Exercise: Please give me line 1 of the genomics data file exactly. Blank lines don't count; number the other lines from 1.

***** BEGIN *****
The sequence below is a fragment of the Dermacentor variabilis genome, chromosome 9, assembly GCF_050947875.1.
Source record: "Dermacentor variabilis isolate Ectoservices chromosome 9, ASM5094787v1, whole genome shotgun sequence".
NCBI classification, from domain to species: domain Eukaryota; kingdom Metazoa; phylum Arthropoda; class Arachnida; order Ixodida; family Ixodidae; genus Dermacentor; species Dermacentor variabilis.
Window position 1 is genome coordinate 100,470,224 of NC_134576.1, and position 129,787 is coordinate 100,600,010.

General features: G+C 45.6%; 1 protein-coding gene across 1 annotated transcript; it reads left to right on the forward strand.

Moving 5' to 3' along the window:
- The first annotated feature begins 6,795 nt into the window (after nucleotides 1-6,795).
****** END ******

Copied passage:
The sequence below is a fragment of the Dermacentor variabilis genome, chromosome 9, assembly GCF_050947875.1.